No. 729 - Montagu Bay - St James' Anglican Church (1966-2019)

Montagu Bay is a suburb of Hobart located on the eastern shore of the Derwent River, about four kilometres from central Hobart. The suburb’s name appears to come from Algernon Montagu, an Attorney General and judge in Van Diemen’s Land. He established a property, Rosny House, in the vicinity of Montagu Bay.

Regular Anglican services at Montagu Bay began in the late 1940’s when an old army “musset hut” was acquired as a temporary place of worship. The building was later dedicated to St James. In the 1950’s fundraising for a church became the focus of the community. When an opportunity to purchase the Montagu Bay Congregational Church was presented, this was eagerly taken up. The Anglicans had rented the church since 1964 thus it was a natural progression to purchase the building in 1966. Soon after this the old “musset hut” was moved onto the site. This was attached to the church and used for Sunday school activities. A porch was added to the church in 1972.

The church’s closure in 2018 was controversial and resisted by parishioners. In 2018 the ‘Tasmanian Times’ published an article written by long time parishioner Peter Fleming who describes the churches demise in a tussle with neighbouring St Aidan’s church (both of the Lindisfarne Parish):

“…Management committees were set up for the management of the church and an agreement arranged with the rector from St Aidans to provide a Sunday service. Eventually the Rector sat in on management committee meetings and formal minutes taken with positions of treasurer, secretary etc. They managed to accumulate quite a healthy account entrusted to the Diocesan Trust. As the block, the church was built on, was quite large it was decided to subdivide. An agreement was reached with a local developer who built two units on the rear portion, part of the deal was that the developer would provide a new toilet block and fencing. This put St James in a very healthy financial position, also one of the long-term church members had passed away and left a generous bequest to the church. All up, using the reserve bank’s calculation tables, in today`s values the money was in the area of $100,000. Unfortunately for St James the financial position at St Aidans was rather bad and without the consent of any of the committee or indeed the treasurer, somehow the money was removed from the control of St James and has effectively disappeared. Since then St James has been the poor cousin of St Aidans with the entire collection going to St Aidans and very little being returned despite parishioner numbers steadily increasing. We are now faced with the threat of losing the church as well, with the Bishop stopping services (for a perceived insult ) which in effect allows him to sell without going through normal procedure because the church is “not being used”. It also has to be kept in mind that the sale of St James was in the planning of the St Aidans Rector (and probably the Bishops) for some time before “redress” was even mentioned. It was apparently planned to use the funds from the sale to reinvigorate St Aidans for a planned change over to “contemporary evangelism”. This move has had the effect of losing a large number of elderly parishioners who were the main financial base of the church. End result is Montagu Bay parishioners are going to lose both their church (which the Diocese did not contribute anything towards) and the large amount of money they previously had”.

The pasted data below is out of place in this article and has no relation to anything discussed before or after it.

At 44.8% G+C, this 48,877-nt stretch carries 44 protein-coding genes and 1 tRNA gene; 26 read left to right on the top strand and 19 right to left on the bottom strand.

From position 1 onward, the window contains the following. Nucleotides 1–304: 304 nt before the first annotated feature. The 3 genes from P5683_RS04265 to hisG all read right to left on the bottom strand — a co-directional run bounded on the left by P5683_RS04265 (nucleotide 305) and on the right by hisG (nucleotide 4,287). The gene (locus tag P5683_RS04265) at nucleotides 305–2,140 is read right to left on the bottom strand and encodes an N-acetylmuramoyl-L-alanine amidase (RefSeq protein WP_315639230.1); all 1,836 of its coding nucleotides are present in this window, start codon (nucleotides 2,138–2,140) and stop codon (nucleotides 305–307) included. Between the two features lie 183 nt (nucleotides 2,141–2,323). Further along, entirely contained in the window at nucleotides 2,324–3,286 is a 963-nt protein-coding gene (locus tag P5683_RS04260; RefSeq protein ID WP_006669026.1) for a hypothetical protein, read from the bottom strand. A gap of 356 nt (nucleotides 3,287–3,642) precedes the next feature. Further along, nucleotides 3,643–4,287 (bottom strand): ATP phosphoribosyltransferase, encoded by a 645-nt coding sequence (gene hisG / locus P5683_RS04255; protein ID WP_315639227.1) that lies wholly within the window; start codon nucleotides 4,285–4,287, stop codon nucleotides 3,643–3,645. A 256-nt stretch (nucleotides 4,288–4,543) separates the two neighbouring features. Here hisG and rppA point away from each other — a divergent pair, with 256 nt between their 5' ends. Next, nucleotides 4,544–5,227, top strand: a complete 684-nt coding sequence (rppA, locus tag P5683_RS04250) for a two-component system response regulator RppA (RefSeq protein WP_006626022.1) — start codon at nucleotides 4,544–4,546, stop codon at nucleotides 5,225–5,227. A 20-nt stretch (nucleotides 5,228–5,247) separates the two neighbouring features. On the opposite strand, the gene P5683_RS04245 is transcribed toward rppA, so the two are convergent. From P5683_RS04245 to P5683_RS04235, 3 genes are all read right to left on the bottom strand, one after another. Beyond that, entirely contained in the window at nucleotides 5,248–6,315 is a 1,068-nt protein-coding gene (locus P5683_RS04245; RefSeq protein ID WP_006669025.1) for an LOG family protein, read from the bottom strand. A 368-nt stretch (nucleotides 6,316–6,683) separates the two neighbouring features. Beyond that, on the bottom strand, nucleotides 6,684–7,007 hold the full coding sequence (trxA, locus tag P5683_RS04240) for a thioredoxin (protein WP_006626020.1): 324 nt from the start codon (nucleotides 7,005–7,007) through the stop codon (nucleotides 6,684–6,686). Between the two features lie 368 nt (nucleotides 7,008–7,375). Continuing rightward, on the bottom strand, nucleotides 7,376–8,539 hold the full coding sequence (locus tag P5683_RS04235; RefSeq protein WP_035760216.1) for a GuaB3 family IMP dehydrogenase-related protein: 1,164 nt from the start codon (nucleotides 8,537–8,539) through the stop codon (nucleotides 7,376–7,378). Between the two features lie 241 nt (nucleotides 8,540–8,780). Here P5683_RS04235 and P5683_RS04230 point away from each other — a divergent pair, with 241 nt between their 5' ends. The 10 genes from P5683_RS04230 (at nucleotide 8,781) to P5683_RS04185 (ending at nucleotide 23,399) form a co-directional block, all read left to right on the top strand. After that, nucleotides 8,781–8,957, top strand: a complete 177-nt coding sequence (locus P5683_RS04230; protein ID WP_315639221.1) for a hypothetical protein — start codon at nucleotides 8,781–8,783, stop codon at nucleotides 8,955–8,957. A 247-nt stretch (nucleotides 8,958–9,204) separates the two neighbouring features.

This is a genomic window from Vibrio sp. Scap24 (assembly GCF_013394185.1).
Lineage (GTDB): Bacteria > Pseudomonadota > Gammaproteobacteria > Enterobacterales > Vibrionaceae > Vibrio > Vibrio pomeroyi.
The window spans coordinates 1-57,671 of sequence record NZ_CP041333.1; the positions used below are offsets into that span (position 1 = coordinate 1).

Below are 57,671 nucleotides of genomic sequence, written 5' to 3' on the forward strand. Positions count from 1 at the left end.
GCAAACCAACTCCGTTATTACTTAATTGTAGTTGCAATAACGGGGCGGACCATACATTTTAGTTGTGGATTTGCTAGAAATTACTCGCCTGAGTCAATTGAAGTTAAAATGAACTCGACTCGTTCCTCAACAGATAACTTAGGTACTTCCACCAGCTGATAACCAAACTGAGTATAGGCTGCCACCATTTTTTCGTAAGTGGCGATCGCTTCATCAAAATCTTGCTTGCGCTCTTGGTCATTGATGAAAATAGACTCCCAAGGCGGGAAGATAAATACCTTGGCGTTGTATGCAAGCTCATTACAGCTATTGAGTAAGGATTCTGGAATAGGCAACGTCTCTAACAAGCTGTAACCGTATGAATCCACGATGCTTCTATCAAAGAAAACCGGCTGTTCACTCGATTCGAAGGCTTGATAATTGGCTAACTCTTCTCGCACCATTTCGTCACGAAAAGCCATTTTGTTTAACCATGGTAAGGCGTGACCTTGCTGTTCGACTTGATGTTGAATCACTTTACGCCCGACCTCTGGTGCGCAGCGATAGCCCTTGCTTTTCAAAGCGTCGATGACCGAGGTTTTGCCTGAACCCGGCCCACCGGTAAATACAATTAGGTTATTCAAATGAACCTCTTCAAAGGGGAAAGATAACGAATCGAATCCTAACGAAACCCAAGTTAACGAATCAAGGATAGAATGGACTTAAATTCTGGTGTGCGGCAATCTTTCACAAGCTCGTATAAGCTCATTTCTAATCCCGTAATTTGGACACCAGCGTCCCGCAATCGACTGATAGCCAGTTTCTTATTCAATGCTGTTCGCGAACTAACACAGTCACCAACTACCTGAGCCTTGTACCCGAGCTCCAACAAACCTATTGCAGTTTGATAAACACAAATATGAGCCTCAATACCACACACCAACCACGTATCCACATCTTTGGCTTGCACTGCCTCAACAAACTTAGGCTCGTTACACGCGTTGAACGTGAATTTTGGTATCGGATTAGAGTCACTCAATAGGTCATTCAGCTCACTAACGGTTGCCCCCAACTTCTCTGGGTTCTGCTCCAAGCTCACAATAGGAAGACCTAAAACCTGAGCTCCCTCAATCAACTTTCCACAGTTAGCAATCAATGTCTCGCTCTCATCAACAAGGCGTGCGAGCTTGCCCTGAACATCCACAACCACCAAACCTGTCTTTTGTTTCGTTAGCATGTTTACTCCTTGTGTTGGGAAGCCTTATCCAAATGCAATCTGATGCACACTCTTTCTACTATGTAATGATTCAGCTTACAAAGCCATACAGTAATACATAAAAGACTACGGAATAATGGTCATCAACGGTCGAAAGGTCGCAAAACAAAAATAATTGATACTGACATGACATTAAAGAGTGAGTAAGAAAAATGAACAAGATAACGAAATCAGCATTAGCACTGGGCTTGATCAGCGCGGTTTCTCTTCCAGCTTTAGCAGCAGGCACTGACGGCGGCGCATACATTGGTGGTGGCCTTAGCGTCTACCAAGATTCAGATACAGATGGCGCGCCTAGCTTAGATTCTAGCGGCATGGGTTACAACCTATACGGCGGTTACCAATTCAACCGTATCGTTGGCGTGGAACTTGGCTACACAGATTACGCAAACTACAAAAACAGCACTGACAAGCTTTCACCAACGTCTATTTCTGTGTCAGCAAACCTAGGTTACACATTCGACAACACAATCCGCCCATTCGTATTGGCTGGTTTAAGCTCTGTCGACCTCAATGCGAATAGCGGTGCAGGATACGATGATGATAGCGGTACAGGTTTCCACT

The church was closed in June 2018 and deconsecrated on 3 February 2019. It was sold later in that year. A voluntary group of Rosny and Montagu Bay residents was formed in an effort to try and convert the church into a community hall. 

Sadly the effort to save the church failed and the building was demolished to make way for a house. (see the montage below)

An article on the Montagu Bay Congregational church can be found on this link [No. 698]

The church in 2019 - Photograph courtesy of Petrusma Property Lindisfarne

A portion of the old army hut can be seen at back of the church. Photograph courtesy of Petrusma Property Lindisfarne

St James' in 2015 and 2022


The Mercury, Thursday 3 December 1953, page 21

Henslowe, Dorothea I and Hurburgh, Isa Our heritage of Anglican churches in Tasmania. Mercury-Walch, Moonah, Tas, 1978.


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